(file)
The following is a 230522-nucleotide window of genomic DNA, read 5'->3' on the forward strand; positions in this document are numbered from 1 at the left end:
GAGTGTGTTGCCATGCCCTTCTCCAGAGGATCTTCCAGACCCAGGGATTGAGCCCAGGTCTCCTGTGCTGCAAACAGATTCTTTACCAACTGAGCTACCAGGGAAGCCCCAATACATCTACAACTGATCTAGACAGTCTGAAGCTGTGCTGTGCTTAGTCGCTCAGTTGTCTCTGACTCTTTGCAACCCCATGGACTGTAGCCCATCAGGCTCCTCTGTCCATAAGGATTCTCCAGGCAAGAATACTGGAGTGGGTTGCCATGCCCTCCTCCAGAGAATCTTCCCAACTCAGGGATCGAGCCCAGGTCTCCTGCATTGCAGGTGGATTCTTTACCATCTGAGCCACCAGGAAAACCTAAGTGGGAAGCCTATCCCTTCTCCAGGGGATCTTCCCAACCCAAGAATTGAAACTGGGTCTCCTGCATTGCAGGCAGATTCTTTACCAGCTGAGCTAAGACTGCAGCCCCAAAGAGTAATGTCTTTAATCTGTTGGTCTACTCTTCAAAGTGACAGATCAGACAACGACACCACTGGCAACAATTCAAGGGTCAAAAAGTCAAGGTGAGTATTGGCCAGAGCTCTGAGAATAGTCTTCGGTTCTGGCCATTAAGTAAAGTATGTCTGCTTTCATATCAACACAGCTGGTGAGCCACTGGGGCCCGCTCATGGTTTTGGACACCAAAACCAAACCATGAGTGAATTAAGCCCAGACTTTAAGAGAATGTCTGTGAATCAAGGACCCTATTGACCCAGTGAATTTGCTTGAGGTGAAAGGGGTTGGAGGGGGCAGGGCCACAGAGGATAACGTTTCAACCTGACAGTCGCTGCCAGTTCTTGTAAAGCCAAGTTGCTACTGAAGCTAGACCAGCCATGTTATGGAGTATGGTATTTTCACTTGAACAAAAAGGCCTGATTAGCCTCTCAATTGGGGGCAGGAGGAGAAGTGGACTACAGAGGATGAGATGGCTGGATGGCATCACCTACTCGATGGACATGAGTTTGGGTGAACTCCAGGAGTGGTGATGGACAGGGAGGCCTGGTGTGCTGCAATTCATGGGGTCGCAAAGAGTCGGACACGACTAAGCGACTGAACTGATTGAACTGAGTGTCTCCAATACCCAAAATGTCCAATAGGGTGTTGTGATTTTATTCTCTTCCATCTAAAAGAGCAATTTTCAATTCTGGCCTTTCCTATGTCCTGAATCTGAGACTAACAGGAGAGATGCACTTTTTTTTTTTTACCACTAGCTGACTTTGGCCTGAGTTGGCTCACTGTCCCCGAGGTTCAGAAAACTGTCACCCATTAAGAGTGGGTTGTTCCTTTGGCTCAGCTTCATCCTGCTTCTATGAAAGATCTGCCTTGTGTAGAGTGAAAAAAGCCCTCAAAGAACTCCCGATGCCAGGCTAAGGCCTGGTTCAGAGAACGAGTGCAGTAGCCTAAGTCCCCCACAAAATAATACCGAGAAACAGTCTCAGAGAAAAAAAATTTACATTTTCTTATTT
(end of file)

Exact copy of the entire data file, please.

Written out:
The following is a 230522-nucleotide window of genomic DNA, read 5'->3' on the forward strand; positions in this document are numbered from 1 at the left end:
GAGTGTGTTGCCATGCCCTTCTCCAGAGGATCTTCCAGACCCAGGGATTGAGCCCAGGTCTCCTGTGCTGCAAACAGATTCTTTACCAACTGAGCTACCAGGGAAGCCCCAATACATCTACAACTGATCTAGACAGTCTGAAGCTGTGCTGTGCTTAGTCGCTCAGTTGTCTCTGACTCTTTGCAACCCCATGGACTGTAGCCCATCAGGCTCCTCTGTCCATAAGGATTCTCCAGGCAAGAATACTGGAGTGGGTTGCCATGCCCTCCTCCAGAGAATCTTCCCAACTCAGGGATCGAGCCCAGGTCTCCTGCATTGCAGGTGGATTCTTTACCATCTGAGCCACCAGGAAAACCTAAGTGGGAAGCCTATCCCTTCTCCAGGGGATCTTCCCAACCCAAGAATTGAAACTGGGTCTCCTGCATTGCAGGCAGATTCTTTACCAGCTGAGCTAAGACTGCAGCCCCAAAGAGTAATGTCTTTAATCTGTTGGTCTACTCTTCAAAGTGACAGATCAGACAACGACACCACTGGCAACAATTCAAGGGTCAAAAAGTCAAGGTGAGTATTGGCCAGAGCTCTGAGAATAGTCTTCGGTTCTGGCCATTAAGTAAAGTATGTCTGCTTTCATATCAACACAGCTGGTGAGCCACTGGGGCCCGCTCATGGTTTTGGACACCAAAACCAAACCATGAGTGAATTAAGCCCAGACTTTAAGAGAATGTCTGTGAATCAAGGACCCTATTGACCCAGTGAATTTGCTTGAGGTGAAAGGGGTTGGAGGGGGCAGGGCCACAGAGGATAACGTTTCAACCTGACAGTCGCTGCCAGTTCTTGTAAAGCCAAGTTGCTACTGAAGCTAGACCAGCCATGTTATGGAGTATGGTATTTTCACTTGAACAAAAAGGCCTGATTAGCCTCTCAATTGGGGGCAGGAGGAGAAGTGGACTACAGAGGATGAGATGGCTGGATGGCATCACCTACTCGATGGACATGAGTTTGGGTGAACTCCAGGAGTGGTGATGGACAGGGAGGCCTGGTGTGCTGCAATTCATGGGGTCGCAAAGAGTCGGACACGACTAAGCGACTGAACTGATTGAACTGAGTGTCTCCAATACCCAAAATGTCCAATAGGGTGTTGTGATTTTATTCTCTTCCATCTAAAAGAGCAATTTTCAATTCTGGCCTTTCCTATGTCCTGAATCTGAGACTAACAGGAGAGATGCACTTTTTTTTTTTTACCACTAGCTGACTTTGGCCTGAGTTGGCTCACTGTCCCCGAGGTTCAGAAAACTGTCACCCATTAAGAGTGGGTTGTTCCTTTGGCTCAGCTTCATCCTGCTTCTATGAAAGATCTGCCTTGTGTAGAGTGAAAAAAGCCCTCAAAGAACTCCCGATGCCAGGCTAAGGCCTGGTTCAGAGAACGAGTGCAGTAGCCTAAGTCCCCCACAAAATAATACCGAGAAACAGTCTCAGAGAAAAAAAATTTACATTTTCTTATTT